Bengaluru: Hyderabad, a late-starter among property markets, is fast gaining momentum among investors, multinational occupiers and developers, giving its commercial office market a boost big enough to challenge Bengaluru’s top position.

There is a lot going in favour of Telangana’s capital city, including ease of business, quick project approvals, proactive governance and good infrastructure, giving it a clear edge over many others, including Bengaluru, which faces major issues with poor public transport and mobility and congestion.

Telangana came a close second to Andhra Pradesh in the ease-of-doing-business rankings in 2018, compared to Karnataka’s 8th rank.

Hyderabad is expected to complete 33 million sq. ft of commercial office space between 2018-2021, increasing its stock by 60% compared to around 23.7 million sq. ft of new office space supply in Bengaluru, according to estimates by Colliers International India.

Bengaluru still occupies the pivotal position as far as India’s commercial office market is concerned and has been the investors’ darling. However, Hyderabad has been bridging the gap sharply.

“Given the stable political environment, infrastructure initiatives and large pool of skilled professionals, Hyderabad has established itself as a prominent IT hub. Office stock in the city has increased two-fold in the past decade, witnessing robust rental growth thanks to the presence of global IT companies," said Sanjeev Dasgupta, chief executive officer, Ascendas India Trust (a-iTrust), which is part of Singapore’s Ascendas Singbridge.

Hyderabad is a key city in a-iTrust’s portfolio and has three assets across 3.4 million sq. ft of office space, valued at over 2,500 crore. In addition, a-iTrust said it will acquire two upcoming office buildings at aVance Business hub for up to 1,400 crore.

There’s a reason why IKEA of Sweden chose Hyderabad to open its first store in the Hi-tech City, a business district. Before the retail giant had zeroed down to Hyderabad, it looked at other cities, including Bengaluru, but it was the then Andhra Pradesh government and later Telangana’s persistence along with relatively easier permissions that the store was set up here without much delay.

“The government’s initiative in attracting investments, shaping the infrastructure including metro connectivity, power supply surplus have played a major role in Hyderabad. Companies in Bengaluru are looking for a second city to grow in, while in Hyderabad, occupiers of office space want to further expand within the city," said Ritesh Sachdev, senior executive director, occupier services, at Colliers International India.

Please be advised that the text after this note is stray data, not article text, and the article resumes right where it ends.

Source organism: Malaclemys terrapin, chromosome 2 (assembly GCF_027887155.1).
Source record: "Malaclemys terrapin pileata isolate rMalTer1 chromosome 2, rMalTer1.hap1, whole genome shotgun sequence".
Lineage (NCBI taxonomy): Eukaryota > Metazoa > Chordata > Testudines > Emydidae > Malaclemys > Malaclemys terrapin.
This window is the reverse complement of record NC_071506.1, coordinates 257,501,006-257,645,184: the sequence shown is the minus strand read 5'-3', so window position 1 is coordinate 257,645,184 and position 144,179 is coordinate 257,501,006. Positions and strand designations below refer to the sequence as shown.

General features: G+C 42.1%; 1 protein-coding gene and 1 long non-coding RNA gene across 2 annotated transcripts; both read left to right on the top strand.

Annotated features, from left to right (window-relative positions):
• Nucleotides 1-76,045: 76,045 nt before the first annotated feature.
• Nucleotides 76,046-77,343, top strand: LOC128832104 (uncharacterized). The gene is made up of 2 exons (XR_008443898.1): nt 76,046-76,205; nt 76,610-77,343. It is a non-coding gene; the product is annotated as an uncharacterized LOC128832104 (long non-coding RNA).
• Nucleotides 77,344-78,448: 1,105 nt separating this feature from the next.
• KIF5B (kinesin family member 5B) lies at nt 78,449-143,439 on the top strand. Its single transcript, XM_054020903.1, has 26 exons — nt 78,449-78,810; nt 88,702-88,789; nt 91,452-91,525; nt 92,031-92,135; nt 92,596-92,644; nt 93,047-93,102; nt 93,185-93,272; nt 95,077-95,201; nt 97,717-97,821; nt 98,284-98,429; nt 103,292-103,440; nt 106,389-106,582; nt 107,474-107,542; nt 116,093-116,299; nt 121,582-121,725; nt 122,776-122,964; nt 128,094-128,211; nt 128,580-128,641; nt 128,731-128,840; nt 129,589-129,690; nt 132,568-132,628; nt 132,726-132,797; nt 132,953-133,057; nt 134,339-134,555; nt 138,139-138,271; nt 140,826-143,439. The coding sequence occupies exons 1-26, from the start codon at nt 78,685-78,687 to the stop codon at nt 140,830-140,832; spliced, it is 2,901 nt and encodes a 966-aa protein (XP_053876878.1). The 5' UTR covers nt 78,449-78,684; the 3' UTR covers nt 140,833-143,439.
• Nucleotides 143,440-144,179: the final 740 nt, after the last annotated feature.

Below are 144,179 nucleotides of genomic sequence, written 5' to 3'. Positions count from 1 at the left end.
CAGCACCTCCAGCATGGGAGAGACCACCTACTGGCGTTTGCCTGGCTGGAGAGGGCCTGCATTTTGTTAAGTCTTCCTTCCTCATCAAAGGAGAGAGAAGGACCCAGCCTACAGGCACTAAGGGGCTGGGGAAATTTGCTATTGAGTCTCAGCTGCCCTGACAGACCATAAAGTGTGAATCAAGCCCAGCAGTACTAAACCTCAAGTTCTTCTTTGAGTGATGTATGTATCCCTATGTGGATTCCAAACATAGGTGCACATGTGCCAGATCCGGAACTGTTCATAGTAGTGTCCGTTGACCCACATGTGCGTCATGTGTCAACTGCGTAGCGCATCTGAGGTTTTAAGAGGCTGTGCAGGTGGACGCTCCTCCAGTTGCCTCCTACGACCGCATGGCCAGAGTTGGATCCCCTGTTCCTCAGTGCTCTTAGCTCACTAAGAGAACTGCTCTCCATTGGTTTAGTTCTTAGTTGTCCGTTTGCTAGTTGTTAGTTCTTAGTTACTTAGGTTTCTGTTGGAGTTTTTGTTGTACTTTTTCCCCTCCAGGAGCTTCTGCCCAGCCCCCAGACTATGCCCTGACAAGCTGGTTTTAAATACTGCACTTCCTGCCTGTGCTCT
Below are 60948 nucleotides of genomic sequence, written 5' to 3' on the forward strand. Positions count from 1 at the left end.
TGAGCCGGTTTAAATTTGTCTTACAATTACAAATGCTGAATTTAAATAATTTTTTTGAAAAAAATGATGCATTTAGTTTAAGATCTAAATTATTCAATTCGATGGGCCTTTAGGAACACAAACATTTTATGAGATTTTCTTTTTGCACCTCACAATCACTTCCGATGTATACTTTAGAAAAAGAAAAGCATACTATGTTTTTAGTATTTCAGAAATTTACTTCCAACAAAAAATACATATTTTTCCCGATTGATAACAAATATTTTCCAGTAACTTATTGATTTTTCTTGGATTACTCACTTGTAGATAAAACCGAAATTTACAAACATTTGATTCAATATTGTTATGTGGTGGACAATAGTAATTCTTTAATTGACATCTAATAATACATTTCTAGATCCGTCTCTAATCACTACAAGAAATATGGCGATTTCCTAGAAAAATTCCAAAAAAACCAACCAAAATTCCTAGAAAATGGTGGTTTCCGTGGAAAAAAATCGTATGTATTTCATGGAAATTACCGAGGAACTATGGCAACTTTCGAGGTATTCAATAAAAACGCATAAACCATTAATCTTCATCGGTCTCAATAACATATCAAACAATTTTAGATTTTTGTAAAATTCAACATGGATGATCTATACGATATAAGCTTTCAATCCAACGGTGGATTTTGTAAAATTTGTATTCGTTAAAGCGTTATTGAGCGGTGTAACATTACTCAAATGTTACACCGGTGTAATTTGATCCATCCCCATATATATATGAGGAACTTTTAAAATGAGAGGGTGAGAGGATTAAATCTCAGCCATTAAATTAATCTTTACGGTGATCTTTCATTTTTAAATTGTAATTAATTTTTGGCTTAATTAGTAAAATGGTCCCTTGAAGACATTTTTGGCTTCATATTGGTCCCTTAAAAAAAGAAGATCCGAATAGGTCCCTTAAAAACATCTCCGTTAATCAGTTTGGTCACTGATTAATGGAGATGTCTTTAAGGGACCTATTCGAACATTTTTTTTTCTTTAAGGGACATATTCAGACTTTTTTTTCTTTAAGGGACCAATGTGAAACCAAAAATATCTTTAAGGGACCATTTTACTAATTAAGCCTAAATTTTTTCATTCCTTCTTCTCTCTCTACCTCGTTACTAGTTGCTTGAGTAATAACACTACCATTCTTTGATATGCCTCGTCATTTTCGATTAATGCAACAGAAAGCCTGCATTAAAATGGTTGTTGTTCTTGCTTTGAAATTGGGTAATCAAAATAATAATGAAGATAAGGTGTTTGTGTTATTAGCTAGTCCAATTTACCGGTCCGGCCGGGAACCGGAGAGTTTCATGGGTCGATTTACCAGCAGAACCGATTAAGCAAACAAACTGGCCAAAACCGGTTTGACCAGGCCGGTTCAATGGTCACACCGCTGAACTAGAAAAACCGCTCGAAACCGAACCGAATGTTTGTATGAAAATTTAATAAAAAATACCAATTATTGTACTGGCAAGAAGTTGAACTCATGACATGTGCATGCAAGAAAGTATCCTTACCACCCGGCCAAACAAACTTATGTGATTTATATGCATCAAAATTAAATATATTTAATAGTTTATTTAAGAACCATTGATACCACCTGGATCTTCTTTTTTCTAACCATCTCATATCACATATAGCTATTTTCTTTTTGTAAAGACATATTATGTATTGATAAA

Developers and consultants said information technology and industries minister K.T. Rama Rao runs the city like a private enterprise and perceives himself as its chief executive officer. He set up the Telangana State Industrial Project Approval and Self-Certification System (TS-IPASS) in 2015, which cut short the approval time-frame to a maximum of 30 days. In two years, it generated 73,000 crore in investments and created 2.56 lakh jobs in the process.

Bengaluru’s Salarpuria Sattva Group has 12 million sq. ft of office projects under construction in Hyderabad, and has been funded by global investor Blackstone Group Lp, compared to 2.5 million sq. ft in the former.

“Hyderabad is a tempting market and we are further expanding there. A combination of factors work in Hyderabad’s favour, which is why demand for good quality office space is high and multi-national corporations like the city," said managing director Bijay Agarwal.

In August, JP Morgan Chase & Co signed a 10-year lease deal for 830,000 sq ft with Salarpuria Sattva for the latter’s upcoming Knowledge City project in Hyderabad, a project that will house other MNCs like Novartis Healthcare and Microsoft India. JP Morgan has also taken up 1.1 million sq ft in Embassy Tech Village, Bengaluru.

Bengaluru’s Embassy Group and regional developer Phoenix Group are developing 10 million sq ft of office space in Hyderabad.

Bengaluru’s RMZ Corp’s corporate chairman Raj Menda says Hyderabad has the desired business environment, which is proactive for development and conducive for occupiers, something one wishes Karnataka possessed. In 2017, it announced plans to pump in $1 billion to develop around 10 million sq ft in Hyderabad in the next three years or so.

Colliers’ Sachdev says the only challenge Hyderabad could face is in attracting the kind of talent that Bengaluru does with ease, where 70-72% of the talent is migratory.

Yunus Y. Lasania contributed to the story.

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